Lux Bond & Green Holiday 2020

Page 22

SPOTLIGHT

promoting healthy social media use

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LUX BOND & GREEN

WITH COVID-19 ISOLATION, PARENTS WORKING FROM HOME AND KIDS ATTENDING SCHOOL ONLINE, SETTING LIMITS IS MORE DIFFICULT THAN EVER. By Jill Nilsen

If you’ve been around young people lately, you’ve most likely noticed a common accessory: a smartphone in hand. Whether it’s typing out a text message, posing for a “selfie” or filming a post for Snapchat or Instagram, for kids (and many adults), cell phones are a permanent fixture. Those of us who didn’t grow up with cell phones might be concerned this is a problem, yet our kids can’t imagine life without a phone. So, is concern about device use valid? How much social media is too much? How is technology shaping the identities of our young people? Dr. Linda Charmaraman is the director of the Youth, Media and Wellbeing Research Lab at the Wellesley Centers for Women (WCW). She is focusing on these concerns with a National Institute of Health (NIH)-funded research study targeting middle-schoolaged students. WCW is a research and action institute focused on women and gender, driven by social change, and it’s located just down the street on the Wellesley College campus. According to Dr. Charmaraman, the study is trying to reach kids the first year they start on social media, which is usually around grade six at age 11 or 12. The average age a cell phone is obtained is at 10. “We need to talk with kids about social media before things get out of hand,” she said in a recent interview. “Kids want to document their lives,” she continued.

“They want to feel like they belong.” Social media is a way for them to express themselves and create an impression among their peers. Of course, there are positives and negatives associated with social media. But one thing is certain: Kids are using technology today more than ever, and it is here to stay. According to Pew Internet research, 95 percent of adolescents are now online, 88 percent have access to mobile phones, 81 percent use social media and 80 percent sleep with the phones in their bedrooms. Some are spending as much as 10 or 11 hours a day on their phones. Is this too much time? “There’s no set number of hours or type of content [regarding social media use],” Dr. Charmaraman noted. “It depends on the individual. Can he or she function normally without it?” If schoolwork is suffering due to excessive time spent on the computer or smart phone, then parents may need to set limits. Or if the child seems to be down or depressed after exposure to social media, that’s another red flag indicating that parents may need to step in and start a conversation about social media use to rule it out as a cause for the negative mood or feelings. When it comes to setting limits, there is no general rule, and parents seem to be all over the spectrum. Some exert a great deal of control with strict guidelines on usage, while others have no rules at all. With COV-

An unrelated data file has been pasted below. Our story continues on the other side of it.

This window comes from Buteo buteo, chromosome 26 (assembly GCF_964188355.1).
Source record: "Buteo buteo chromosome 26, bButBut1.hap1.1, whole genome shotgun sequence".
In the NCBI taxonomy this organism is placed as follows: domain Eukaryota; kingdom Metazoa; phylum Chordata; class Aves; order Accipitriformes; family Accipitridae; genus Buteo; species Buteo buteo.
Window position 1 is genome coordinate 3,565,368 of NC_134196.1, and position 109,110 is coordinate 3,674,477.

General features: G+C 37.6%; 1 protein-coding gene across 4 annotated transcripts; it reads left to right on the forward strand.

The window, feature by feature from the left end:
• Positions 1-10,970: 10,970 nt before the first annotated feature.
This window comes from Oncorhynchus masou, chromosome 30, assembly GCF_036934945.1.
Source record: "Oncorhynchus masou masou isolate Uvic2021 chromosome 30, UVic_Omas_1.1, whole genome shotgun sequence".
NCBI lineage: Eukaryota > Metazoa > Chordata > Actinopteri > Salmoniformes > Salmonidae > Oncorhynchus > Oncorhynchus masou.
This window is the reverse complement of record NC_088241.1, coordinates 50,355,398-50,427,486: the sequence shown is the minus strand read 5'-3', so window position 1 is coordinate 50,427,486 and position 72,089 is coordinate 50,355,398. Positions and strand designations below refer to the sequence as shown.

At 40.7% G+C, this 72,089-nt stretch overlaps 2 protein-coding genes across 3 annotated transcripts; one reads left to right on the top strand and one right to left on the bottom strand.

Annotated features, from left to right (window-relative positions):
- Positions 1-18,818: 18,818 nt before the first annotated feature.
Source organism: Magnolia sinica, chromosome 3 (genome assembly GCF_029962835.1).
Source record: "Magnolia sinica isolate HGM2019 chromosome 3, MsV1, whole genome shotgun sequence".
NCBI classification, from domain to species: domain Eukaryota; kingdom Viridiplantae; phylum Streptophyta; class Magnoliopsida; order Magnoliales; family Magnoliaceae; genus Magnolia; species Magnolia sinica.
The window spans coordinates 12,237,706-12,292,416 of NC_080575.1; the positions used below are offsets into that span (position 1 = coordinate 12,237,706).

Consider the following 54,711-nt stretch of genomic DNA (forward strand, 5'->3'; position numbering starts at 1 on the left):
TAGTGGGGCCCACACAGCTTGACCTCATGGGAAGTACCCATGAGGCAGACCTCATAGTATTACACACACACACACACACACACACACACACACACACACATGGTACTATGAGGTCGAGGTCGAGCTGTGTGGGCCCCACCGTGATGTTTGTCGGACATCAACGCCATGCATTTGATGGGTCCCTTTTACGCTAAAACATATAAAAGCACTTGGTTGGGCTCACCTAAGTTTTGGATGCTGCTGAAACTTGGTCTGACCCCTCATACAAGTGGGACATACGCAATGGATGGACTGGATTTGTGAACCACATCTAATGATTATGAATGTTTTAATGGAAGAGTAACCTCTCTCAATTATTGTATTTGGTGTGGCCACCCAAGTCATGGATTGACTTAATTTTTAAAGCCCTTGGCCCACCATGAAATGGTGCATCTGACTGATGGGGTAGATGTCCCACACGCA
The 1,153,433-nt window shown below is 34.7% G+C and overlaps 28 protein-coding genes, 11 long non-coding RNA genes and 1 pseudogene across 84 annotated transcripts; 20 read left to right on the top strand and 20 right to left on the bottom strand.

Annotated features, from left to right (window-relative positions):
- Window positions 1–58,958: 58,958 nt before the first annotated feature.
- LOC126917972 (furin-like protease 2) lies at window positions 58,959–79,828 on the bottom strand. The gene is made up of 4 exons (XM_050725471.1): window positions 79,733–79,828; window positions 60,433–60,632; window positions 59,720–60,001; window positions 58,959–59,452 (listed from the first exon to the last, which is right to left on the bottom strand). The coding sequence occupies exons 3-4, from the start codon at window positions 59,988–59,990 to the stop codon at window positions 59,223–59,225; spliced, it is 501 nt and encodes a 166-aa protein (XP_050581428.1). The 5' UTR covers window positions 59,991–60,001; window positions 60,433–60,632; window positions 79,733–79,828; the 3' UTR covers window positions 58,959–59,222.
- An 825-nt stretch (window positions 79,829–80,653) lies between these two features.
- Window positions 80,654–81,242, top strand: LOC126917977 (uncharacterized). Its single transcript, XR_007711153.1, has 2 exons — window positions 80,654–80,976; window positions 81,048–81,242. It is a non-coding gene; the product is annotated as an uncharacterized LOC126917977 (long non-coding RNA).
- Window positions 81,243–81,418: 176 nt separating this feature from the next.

ID-19 isolation, parents working from home and kids attending school online, setting limits is more difficult than ever. Dr. Charmaraman shared that it really has to do with the quality of the content, not the quantity of time spent navigating. How is the time being used? We’re familiar with the negative effects of social media— cyber-bullying, inappropriate content, hateful messages—but interactions can be positive. Social media interactions can help kids cope with the stress of being isolated from their friends. Kids can support each other socially, receive a sense of belonging and even raise awareness about social issues. It can be tough for parents to understand their kid’s relationship to social media as most of them communicated with their peers in less sophisticated ways. Even tech-savvy parents may have trouble keeping up as the technology and popularity of sites are constantly evolving. Five years ago, the social media sites frequented by adolescents pretty much mimicked what their parents were using, but that’s not necessarily the case anymore. Today, WCW research indicates the top sites are YouTube, Snapchat and Instagram. Girls prefer House Party, Pinterest and TikTok, while boys like Twitch, a gaming app. In the spring of 2020, Snapchat was the most popular app and Tik Tok was second, which is no surprise given that both apps enable kids to


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